Nearly 80 percent of the staff of the Princess Margaret Hospital's engineering department called in sick yesterday to protest a delay in their long awaited hazardous pay, said union officials.
Around half a dozen supervisors and staff in the Maintenance and Bio Medical building were forced to carry out the duties of a normally 30-plus member crew when more than 20 workers called in sick on Tuesday, said the hospital's administrator Coralee Adderley.
"We have not heard from any representatives [of the staff]," she told The Nassau Guardian. "But actually there were no effects from their absence today. Despite the fact we had heavy rain we had no disruptions in services."
The maintenance staff is responsible for painting, lighting, repair jobs, sewerage problems and fixing general malfunctions at the state-run hospital. But the sick-out could continue today, said President of the Bahamas Public Service Union (BPSU), John Pinder, who admitted that he also had not heard from any of the workers.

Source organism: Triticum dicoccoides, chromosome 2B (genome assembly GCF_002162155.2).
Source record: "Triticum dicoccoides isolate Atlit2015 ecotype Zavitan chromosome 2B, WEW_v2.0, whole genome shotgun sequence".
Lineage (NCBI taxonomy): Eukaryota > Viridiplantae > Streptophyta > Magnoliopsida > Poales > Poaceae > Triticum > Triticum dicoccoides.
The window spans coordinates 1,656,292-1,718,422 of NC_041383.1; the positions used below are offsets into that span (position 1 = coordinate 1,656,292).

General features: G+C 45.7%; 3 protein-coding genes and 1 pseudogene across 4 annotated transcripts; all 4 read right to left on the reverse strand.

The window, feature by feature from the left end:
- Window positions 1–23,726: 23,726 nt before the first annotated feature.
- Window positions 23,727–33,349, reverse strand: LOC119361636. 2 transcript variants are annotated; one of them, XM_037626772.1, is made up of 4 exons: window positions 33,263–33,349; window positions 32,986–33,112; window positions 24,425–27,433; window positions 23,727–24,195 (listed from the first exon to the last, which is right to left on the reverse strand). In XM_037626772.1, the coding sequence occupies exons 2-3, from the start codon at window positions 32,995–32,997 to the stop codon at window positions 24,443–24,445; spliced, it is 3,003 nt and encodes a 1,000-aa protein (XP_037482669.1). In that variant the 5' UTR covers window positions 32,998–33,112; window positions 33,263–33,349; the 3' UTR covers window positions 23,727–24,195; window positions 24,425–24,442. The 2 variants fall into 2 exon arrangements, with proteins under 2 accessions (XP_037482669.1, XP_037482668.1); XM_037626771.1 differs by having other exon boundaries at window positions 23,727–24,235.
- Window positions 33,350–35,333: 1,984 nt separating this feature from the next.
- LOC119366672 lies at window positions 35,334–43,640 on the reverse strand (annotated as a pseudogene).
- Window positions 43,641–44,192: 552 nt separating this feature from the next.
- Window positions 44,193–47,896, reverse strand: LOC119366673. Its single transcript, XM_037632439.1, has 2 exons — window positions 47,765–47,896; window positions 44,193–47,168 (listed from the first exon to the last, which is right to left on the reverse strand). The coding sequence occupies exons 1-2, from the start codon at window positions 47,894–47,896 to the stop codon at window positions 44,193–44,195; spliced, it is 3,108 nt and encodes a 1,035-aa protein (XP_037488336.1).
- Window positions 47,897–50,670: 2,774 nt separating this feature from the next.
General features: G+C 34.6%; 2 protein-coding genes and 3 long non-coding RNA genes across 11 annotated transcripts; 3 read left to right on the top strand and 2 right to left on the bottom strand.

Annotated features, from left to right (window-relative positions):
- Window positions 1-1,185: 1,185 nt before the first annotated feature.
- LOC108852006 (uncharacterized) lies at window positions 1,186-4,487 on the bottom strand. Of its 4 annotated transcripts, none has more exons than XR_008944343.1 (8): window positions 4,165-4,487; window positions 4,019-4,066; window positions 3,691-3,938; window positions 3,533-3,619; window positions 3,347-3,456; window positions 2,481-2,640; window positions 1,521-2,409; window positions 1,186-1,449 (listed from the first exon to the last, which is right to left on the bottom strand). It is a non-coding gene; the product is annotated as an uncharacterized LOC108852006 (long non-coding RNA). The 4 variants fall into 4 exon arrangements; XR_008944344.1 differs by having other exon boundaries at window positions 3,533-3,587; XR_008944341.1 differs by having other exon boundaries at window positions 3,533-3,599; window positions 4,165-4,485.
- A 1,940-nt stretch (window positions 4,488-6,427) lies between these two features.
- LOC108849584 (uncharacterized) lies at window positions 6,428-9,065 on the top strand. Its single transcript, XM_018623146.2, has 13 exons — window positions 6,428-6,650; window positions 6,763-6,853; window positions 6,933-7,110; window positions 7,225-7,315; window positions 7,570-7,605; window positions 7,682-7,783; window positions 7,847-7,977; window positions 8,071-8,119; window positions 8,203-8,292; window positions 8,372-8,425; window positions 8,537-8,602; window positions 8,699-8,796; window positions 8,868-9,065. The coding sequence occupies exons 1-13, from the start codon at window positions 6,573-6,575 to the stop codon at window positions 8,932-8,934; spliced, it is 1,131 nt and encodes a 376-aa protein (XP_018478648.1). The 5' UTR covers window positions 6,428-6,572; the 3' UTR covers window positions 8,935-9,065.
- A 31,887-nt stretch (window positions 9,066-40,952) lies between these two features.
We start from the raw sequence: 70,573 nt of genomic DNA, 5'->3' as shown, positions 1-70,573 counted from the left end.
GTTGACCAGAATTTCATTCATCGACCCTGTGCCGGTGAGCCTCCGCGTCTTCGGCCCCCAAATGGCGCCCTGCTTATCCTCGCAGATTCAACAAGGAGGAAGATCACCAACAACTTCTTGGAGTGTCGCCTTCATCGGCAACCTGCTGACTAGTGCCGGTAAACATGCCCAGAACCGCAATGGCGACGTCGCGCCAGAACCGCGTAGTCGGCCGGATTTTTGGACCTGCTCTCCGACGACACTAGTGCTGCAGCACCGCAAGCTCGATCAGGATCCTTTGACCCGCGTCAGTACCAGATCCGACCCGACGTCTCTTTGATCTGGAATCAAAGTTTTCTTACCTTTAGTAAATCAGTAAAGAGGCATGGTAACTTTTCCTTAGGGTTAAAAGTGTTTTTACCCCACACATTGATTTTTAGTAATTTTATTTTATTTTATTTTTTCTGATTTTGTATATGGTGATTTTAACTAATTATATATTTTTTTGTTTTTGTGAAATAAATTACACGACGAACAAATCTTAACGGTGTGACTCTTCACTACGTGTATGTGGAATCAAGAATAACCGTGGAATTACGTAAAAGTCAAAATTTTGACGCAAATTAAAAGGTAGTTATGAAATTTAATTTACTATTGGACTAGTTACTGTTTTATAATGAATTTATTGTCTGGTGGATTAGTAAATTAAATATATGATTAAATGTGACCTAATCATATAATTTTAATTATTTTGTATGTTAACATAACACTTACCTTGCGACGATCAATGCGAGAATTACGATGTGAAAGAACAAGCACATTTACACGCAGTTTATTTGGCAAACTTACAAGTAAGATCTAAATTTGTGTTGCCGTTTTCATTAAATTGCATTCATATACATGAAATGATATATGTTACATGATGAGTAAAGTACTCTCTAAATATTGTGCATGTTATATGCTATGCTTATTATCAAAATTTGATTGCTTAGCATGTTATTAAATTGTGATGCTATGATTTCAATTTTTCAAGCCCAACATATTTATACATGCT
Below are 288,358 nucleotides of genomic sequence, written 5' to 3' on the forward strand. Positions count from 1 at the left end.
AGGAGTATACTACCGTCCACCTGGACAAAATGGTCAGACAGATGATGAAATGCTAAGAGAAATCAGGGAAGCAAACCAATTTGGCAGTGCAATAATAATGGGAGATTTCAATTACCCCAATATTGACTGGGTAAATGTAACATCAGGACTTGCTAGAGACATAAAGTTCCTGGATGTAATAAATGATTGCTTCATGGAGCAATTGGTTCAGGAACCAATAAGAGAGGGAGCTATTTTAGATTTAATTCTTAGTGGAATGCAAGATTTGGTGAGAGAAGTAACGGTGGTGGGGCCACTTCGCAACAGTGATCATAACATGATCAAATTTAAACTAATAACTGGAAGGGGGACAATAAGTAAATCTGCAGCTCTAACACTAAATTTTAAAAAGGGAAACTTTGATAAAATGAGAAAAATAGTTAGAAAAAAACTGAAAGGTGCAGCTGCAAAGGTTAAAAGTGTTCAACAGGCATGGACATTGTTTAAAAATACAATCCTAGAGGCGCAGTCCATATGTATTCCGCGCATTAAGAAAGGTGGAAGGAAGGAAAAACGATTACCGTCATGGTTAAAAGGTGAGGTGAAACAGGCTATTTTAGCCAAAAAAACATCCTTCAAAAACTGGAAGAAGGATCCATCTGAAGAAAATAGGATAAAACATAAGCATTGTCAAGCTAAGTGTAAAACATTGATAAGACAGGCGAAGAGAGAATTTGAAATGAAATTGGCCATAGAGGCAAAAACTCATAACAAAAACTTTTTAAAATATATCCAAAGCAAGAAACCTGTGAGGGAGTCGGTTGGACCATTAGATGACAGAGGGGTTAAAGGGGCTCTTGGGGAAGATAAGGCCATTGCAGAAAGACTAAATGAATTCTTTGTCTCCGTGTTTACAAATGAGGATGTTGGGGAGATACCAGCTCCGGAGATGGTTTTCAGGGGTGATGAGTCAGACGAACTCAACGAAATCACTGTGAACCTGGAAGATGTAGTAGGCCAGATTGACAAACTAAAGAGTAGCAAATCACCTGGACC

He explained that the industrial action was sparked by a delay in the hazardous pay, which was supposed to be included in this month's pay period.
According to Pinder, the staff apparently learned that correspondence had not been forwarded to the payroll section allowing for hazardous pay, even after management promised it to the workers last month.
Pointing out that the pay was retroactive to July 2005, Pinder said the workers should have received their money already and now it was up to management to keep their part of the bargain. He explained that management had promised the staff the hazardous pay on the condition that they submitted a comparison with persons in other government agencies, as it related to salaries.
"It was agreed that we would do it and send the information on the findings," Pinder said. "By them not responding timely it may have caused frustration to the staff [but] I'm sure that if they get some word that the matter has been resolved and they would be receiving their pay, they may be back in to work."
Managing Director of the Public Hospital Authority, Herbert Brown, said he would ensure that the staff members received the allowance that is due to them and that investigations would be carried out to find out why the pay was delayed. He confirmed that specific instructions were given about the hazardous pay under an industrial agreement between the Hospital Authority and the BPSU.
Said Brown: "If they didn't get it last month I would seek to ensure that allowance is paid as quickly as possible."
Guide to sick-ins